David A. Lane

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David A. Lane (born 1945) is an American economist, who developed the theory of artifact innovation.[1] At the Santa Fe Institute he has been defining the notion of economic complexity and the Santa Fe approach. He is professor of economics at the University of Modena and Reggio Emilia and research fellow at the European Centre for Living Technology.[2]

In 1987 he was elected as a Fellow of the American Statistical Association.[3]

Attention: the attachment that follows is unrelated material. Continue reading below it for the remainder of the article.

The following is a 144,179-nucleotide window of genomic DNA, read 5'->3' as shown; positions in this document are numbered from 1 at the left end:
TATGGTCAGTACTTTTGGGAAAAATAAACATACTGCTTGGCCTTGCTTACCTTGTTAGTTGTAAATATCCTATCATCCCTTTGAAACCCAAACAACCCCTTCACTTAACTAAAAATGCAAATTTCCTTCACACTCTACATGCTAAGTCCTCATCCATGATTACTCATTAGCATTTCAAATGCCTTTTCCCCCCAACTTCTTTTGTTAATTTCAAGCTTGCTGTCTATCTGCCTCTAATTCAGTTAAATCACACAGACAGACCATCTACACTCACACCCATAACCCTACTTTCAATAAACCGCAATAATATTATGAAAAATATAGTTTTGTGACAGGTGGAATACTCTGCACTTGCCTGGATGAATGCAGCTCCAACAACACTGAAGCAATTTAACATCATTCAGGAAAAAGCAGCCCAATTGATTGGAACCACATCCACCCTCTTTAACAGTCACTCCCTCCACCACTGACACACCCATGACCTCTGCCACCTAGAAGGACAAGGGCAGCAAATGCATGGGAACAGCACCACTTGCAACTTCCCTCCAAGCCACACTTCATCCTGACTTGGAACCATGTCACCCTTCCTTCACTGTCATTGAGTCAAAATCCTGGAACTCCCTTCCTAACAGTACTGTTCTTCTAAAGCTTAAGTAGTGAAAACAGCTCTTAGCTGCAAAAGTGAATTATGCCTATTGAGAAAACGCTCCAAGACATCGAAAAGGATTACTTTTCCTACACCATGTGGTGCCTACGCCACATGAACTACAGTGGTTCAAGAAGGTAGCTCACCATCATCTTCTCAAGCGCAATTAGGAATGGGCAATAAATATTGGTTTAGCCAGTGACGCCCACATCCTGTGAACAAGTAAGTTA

Publications[edit]

Lane is co-author of the book Foresight, Complexity and Strategy.[4]

Among his most cited papers is "Artificial worlds and economics, part II", published in the Journal of Evolutionary Economics, Volume 3, Number 3 / September, 1993 DOI 10.1007/BF01200867, and cited by 218 other works listed in Google Scholar.[5]

References[edit]

  1. ^ Magda Fontana. The Santa Fe Perspective on Economics: emerging patterns in the science of complexity. Centro di Studi sulla Storia e i Metodi dell’Economia Politica "Claudio Napoleoni" (CESMEP).[not in citation given]
  2. ^ ECLT People: David A. Lane
  3. ^ View/Search Fellows of the ASA, accessed 2016-11-01.
  4. ^ Lane, David; Maxfield, Robert (1995). Foresight, Complexity and Strategy. CiteSeerX 10.1.1.21.3189Freely accessible. 
  5. ^ https://scholar.google.com/scholar?cites=8338308323083247106&hl=en&as_sdt=2000[not in citation given]